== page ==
A story of the police, with all the oft-repeated and (when acted) dramatic scenes connected with the receipt of hush money from disorderly houses. There is an episode of breaking an officer and sending him home disgraced. It affords Miss Marion Leonard, in the character of an unfortunate girl, whom the policeman's wife befriended and took her home when arrested, an opportunity to do some clever acting, even for her. In a series of dramatic scenes she succeeds in obtaining the evidence which exposes a politician and his policeman tool, but is shot herself in the melee and dies soon after being carried home, while the chief of police comes and restores the badge to the disgraced officer. All this is admirably worked out, with a directness in the story and clarity in the acting which leave nothing to be desired. The photography suffers in some scenes, though not enough to seriously impair the picture. Probably the exigencies of dramatic art require the death of the heroine of this play, but it would please the audience much better if the requirements were set aside temporarily and the young woman was permitted to live. She might have been wounded and carried home and the fact that she was willing to give her life for those who befriended her, would be plainly apparent without the necessity of her death. It would complete a circle of happiness which would compensate for any disturbance of artistic necessities if she were allowed to live after risking and accomplishing so much. - The Moving Picture World, February 25, 1911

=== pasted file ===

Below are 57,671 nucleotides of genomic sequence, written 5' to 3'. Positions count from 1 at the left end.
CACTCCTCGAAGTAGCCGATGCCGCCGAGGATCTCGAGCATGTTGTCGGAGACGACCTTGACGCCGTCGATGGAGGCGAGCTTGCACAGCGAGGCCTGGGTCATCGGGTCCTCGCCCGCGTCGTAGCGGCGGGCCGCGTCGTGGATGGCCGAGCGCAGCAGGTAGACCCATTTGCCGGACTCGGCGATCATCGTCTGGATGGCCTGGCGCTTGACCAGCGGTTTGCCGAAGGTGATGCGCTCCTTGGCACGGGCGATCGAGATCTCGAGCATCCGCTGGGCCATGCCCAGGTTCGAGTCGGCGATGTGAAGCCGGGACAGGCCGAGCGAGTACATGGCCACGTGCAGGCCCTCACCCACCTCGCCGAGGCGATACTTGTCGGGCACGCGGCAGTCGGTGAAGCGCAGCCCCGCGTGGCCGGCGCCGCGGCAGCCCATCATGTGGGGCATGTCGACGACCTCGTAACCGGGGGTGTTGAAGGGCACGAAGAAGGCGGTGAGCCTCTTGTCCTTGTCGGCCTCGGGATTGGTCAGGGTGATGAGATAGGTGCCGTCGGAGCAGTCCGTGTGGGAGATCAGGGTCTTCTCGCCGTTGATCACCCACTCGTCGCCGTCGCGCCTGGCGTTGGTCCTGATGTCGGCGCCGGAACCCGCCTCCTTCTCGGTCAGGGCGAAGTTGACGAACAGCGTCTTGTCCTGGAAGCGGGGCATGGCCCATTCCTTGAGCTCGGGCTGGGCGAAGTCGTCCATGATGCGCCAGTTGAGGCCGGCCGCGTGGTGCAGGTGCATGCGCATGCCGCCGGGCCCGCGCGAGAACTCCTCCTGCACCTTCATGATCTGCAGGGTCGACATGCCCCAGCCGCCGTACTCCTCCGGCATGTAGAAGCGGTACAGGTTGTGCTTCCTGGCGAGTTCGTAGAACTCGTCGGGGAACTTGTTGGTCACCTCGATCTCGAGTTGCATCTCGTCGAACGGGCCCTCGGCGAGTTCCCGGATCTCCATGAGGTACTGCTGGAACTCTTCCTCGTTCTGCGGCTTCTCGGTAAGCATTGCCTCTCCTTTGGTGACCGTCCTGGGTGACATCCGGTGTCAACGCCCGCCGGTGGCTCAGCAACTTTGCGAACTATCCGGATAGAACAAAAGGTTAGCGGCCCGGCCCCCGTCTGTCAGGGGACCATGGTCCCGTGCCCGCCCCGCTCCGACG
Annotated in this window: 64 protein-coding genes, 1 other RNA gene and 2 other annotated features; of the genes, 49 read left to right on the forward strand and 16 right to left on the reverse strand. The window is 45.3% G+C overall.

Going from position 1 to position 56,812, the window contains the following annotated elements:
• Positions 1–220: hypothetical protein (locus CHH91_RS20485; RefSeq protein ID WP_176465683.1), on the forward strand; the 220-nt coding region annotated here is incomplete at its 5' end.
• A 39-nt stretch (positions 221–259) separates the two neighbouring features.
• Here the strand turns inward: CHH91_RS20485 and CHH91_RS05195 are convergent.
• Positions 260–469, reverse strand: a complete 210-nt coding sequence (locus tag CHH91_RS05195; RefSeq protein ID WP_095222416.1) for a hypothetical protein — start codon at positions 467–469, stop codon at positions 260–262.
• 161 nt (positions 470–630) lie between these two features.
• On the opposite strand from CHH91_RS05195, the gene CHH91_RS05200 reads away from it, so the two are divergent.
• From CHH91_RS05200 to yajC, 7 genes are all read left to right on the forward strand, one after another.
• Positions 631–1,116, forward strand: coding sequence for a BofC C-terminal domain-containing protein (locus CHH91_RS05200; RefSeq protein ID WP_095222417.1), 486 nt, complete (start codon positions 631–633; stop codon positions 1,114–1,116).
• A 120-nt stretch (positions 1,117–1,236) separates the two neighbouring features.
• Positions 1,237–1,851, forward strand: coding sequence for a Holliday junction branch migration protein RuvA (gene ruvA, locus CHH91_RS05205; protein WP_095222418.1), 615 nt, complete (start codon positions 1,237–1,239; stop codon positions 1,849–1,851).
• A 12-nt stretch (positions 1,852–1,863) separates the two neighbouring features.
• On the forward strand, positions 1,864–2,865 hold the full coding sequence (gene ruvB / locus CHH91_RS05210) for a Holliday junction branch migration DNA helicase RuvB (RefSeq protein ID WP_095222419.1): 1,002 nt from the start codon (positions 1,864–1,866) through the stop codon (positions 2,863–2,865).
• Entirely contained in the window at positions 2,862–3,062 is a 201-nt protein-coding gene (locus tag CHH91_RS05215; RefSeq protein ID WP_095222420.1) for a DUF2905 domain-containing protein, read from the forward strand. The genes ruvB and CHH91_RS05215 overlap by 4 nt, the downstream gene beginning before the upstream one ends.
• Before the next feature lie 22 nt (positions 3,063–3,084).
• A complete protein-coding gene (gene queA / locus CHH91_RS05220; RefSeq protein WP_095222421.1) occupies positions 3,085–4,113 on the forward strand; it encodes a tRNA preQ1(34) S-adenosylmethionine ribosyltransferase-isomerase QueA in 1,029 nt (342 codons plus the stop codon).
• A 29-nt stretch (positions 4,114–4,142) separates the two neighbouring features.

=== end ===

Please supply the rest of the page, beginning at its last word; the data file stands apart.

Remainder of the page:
0 of 0 people found this review helpful.
Was this review helpful to you?